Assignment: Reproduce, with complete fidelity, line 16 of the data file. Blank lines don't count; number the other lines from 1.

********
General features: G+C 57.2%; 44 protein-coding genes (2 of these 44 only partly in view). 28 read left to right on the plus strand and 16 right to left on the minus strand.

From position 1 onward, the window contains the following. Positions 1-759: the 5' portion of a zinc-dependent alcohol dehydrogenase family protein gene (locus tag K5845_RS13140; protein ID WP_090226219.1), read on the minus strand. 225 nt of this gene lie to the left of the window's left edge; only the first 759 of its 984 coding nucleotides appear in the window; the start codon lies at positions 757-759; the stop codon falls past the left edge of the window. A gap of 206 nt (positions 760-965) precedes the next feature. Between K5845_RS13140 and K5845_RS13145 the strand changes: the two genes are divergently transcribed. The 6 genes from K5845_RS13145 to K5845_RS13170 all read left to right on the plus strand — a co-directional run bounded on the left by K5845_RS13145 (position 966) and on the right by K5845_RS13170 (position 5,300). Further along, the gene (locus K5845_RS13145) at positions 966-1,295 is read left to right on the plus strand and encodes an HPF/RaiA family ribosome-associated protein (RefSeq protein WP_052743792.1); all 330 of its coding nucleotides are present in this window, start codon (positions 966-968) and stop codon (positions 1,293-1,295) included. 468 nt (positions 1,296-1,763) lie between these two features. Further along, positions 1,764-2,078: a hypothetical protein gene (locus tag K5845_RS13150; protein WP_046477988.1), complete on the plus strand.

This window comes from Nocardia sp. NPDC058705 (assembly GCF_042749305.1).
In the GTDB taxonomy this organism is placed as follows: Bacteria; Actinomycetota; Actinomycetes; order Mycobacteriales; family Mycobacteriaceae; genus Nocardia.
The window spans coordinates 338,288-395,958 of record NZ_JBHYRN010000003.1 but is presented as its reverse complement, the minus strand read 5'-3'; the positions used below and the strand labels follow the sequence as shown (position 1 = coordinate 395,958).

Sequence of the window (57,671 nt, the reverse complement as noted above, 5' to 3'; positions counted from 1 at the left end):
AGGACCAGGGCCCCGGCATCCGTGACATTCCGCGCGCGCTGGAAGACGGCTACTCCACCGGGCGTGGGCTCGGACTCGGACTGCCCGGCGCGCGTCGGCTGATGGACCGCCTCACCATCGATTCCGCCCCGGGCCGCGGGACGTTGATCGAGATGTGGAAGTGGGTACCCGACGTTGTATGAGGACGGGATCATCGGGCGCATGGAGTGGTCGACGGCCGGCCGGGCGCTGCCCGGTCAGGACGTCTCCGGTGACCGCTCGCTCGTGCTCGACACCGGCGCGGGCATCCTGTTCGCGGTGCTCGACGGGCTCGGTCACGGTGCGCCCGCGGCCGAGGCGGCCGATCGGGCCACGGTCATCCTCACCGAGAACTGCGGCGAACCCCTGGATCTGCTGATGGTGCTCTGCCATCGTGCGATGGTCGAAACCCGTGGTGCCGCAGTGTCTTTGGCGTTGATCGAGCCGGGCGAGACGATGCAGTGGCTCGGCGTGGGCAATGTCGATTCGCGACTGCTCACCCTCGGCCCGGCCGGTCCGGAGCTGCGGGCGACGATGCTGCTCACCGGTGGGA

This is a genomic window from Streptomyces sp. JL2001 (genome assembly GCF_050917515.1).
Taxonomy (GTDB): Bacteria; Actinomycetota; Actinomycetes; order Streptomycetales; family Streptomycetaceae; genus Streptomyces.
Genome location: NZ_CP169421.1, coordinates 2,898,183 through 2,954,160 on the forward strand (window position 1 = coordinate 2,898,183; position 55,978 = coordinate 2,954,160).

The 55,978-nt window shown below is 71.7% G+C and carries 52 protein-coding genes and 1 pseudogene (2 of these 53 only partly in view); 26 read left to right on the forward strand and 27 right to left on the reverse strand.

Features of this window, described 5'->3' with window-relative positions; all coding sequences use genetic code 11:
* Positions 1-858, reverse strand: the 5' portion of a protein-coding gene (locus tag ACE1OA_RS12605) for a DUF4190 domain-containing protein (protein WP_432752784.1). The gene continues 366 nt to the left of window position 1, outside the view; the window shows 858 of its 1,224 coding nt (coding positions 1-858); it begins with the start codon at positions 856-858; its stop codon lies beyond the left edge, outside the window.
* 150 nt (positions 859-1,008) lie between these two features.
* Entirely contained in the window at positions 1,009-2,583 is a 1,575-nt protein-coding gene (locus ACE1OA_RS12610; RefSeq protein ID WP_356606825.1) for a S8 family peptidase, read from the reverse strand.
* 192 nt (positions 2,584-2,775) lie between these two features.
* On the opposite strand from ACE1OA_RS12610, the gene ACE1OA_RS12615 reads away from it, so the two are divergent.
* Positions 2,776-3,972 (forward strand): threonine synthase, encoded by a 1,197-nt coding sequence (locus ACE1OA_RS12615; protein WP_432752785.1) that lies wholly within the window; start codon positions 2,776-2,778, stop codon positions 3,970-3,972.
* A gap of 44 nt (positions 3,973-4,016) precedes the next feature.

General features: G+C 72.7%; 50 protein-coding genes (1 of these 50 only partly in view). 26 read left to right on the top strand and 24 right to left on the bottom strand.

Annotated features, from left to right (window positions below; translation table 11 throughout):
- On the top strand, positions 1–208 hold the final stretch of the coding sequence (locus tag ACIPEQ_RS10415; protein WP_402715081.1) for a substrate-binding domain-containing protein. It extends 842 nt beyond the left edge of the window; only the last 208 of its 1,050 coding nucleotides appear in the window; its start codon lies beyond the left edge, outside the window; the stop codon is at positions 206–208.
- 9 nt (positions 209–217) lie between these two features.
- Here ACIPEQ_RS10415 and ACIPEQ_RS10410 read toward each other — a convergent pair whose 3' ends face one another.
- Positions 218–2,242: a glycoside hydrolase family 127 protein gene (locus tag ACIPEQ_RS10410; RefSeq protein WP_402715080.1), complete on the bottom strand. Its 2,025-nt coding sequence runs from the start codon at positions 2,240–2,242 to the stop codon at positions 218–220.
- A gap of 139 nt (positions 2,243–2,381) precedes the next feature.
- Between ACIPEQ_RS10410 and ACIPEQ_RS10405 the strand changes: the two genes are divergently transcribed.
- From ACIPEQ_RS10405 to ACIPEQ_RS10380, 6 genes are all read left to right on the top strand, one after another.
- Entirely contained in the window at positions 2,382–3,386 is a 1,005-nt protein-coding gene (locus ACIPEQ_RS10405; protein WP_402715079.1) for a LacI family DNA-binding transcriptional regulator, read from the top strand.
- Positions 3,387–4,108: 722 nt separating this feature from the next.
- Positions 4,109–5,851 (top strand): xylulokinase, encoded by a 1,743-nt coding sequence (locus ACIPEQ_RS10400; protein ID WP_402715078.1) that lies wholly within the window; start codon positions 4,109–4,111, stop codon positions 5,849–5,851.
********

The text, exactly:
* 192 nt (positions 2,584-2,775) lie between these two features.